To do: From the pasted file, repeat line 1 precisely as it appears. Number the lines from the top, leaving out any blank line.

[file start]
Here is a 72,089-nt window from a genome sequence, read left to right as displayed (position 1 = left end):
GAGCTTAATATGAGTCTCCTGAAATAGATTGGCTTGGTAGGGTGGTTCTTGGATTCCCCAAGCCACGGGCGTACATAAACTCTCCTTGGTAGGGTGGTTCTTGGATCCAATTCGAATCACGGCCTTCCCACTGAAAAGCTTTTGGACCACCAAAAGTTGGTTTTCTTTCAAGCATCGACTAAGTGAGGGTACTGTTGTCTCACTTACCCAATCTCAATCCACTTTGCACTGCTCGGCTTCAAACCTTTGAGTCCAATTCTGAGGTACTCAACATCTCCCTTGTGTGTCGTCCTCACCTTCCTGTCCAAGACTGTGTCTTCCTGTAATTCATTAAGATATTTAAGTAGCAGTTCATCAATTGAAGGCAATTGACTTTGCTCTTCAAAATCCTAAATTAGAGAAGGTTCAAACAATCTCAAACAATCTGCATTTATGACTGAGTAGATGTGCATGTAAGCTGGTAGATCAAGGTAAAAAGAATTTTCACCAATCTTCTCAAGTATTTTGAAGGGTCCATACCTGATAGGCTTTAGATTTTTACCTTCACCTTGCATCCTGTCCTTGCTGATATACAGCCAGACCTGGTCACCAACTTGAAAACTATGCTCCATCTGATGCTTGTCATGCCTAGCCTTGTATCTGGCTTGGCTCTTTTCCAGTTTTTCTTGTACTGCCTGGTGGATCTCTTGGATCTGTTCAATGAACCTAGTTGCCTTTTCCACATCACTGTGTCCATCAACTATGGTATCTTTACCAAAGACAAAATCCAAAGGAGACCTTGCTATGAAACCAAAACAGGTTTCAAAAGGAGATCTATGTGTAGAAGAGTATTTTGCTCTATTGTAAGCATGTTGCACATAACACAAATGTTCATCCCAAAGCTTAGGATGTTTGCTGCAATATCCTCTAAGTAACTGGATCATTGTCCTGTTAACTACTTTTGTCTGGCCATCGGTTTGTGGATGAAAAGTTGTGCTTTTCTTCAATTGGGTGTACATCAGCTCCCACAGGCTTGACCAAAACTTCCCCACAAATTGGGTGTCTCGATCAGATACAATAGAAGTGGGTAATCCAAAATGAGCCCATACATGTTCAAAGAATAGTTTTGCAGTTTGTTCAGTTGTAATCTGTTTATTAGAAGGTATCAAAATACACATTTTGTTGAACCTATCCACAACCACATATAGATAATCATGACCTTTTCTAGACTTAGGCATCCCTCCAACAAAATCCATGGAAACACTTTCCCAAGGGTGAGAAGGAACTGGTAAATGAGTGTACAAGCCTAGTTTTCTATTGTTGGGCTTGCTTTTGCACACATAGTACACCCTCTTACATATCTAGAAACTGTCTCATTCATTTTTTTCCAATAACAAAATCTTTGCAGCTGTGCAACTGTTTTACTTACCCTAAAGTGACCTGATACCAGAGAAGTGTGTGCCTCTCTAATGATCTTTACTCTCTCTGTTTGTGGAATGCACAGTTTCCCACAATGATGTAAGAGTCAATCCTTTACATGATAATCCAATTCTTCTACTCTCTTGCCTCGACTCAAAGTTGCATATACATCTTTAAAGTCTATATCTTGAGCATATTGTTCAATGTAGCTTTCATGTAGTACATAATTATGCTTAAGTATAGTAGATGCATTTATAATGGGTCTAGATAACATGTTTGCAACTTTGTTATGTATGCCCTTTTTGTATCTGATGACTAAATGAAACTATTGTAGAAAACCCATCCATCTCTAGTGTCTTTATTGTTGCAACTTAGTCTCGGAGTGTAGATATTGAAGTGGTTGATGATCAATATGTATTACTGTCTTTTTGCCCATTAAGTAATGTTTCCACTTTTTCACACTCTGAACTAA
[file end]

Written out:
Here is a 72,089-nt window from a genome sequence, read left to right as displayed (position 1 = left end):